Friday, December 30, 2022

Black Water Sister

Zen Cho
Completed 12/24/2022, Reviewed 12/24/2022
4 stars

I really liked this book.  I basically finished it in a day.  It’s easy to read, with effortless prose and believable dialogue. The plot is interesting, utilizing the rather common trope of the old being destroyed to make way for the new, but with the involvement of an angry Chinese god in Malaysia to make it fresh and interesting.  I had previously read Cho’s The Order of the Pure Moon Reflected in Water, which I thought was okay, even though it had been nominated for several awards including the Lambda Literary Award.  This book, a full-length novel this time, didn’t get a Lammy nod, but felt like a much better product with a Lesbian main character.  It did get a 2022 World Fantasy Award nomination, however, and I stumbled across it because it is the February read for the in-person Science Fiction Book Club.  

The book opens with Jess and her parents moving back to Malaysia after living in the U.S. for nineteen years.  Jess has just graduated from Harvard but doesn’t have a job yet.  With the move, her relationship with her partner is transitioning to a long-distance one.  Strange things have begun to happen to her.  She hears voices which she thought were hers, but comes to realize it’s of her grandmother who’s been deceased for about a year.  Her grandmother is angry that a massive condo development is going to raze a temple to several gods, including to Black Water Sister.  She charges Jess with trying to stop this.  However, there is more to this than what grandmother tells, with the past clashing with the present in more ways than one.  In addition, Jess is not out to her parents, nor her extended family, and this burden adds extra pressure.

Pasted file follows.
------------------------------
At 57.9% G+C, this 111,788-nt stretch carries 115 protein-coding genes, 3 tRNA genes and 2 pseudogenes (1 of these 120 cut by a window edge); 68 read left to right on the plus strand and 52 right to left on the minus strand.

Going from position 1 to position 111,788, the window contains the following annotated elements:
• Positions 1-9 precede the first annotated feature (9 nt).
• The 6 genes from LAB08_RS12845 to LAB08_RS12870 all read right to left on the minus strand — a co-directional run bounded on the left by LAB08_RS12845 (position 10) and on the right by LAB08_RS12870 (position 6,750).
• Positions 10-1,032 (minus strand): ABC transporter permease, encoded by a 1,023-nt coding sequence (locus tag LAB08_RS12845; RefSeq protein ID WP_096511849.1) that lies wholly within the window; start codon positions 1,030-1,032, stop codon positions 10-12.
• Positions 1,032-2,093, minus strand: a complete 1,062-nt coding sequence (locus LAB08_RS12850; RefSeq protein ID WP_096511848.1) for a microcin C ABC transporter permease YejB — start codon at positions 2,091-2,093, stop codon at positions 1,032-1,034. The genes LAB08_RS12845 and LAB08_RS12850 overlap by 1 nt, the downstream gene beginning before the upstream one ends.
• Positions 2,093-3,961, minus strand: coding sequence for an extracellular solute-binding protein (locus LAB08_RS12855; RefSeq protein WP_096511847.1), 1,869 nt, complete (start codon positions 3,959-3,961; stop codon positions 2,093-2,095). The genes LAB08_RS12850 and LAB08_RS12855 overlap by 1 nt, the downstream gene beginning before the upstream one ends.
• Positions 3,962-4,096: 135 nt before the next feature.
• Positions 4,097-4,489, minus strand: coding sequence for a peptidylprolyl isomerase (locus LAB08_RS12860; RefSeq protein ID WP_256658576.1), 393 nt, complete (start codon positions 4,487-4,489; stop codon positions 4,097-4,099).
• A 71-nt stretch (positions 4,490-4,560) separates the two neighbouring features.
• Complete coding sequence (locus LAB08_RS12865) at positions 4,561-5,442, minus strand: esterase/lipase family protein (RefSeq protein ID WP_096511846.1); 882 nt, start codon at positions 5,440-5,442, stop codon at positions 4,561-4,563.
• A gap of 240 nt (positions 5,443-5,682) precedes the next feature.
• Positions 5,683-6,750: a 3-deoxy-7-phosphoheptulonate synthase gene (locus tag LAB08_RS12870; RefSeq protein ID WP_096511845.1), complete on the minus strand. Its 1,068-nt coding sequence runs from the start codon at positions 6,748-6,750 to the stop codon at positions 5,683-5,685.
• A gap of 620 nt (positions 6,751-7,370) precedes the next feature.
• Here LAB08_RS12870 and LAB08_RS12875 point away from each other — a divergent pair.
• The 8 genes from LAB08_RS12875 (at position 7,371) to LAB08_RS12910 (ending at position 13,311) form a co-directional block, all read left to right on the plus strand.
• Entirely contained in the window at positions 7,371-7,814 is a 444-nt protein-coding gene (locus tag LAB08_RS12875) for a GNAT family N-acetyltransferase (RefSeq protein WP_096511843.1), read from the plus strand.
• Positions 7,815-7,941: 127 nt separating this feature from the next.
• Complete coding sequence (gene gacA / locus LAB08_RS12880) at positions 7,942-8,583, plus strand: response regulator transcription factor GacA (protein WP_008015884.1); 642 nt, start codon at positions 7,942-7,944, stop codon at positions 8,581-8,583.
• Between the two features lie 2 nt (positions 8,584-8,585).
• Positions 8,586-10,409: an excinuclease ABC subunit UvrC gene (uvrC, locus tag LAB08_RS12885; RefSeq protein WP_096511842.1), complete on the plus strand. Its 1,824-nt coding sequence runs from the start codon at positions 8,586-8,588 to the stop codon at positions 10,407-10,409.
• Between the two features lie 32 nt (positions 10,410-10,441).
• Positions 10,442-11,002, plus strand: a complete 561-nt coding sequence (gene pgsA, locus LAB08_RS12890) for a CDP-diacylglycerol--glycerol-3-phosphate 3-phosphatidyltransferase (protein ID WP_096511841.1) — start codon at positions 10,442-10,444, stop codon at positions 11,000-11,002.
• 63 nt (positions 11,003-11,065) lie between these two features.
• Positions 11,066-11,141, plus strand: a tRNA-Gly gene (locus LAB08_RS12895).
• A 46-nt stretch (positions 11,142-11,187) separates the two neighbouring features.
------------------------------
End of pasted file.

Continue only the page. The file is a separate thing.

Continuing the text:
Jess is a delightful twenty-something who is torn between her sexual and cultural identities.  She draws the reader’s empathy easily and all her decisions, good and bad, strike at your heart.  The grandmother is also a great character.  She gruff and opinionated and more than a little underhanded.  Jess’ parents, as well as her extended family, come across as more than stereotypical Asian parents, but still evoke the frustration one gets from their suffocating parenting style.  I felt like I was immersed in their family dynamics and could feel the frustration Jess felt.  

The world building is quite good, describing modern Penang while evoking the past through the encounters with the Chinese gods.  I could feel the stifling heat and smell the smells of Penang.  You also get just enough of an exposure to a few gods to be able to stay in the story without feeling overwhelmed, but still feeling immersed in the religion of the region.

I give this book four stars out of five.  I enjoyed it thoroughly even though the trope has been done so often in science fiction and fantasy.  Cho makes it feel fresh and immediate, mostly through the interaction of Jess and her grandmother.  There is some rough violence in the book which may have a triggering effect on some readers, so be forewarned.  But overall, it’s a really good book that has put Cho back on my radar as an author to watch for.  

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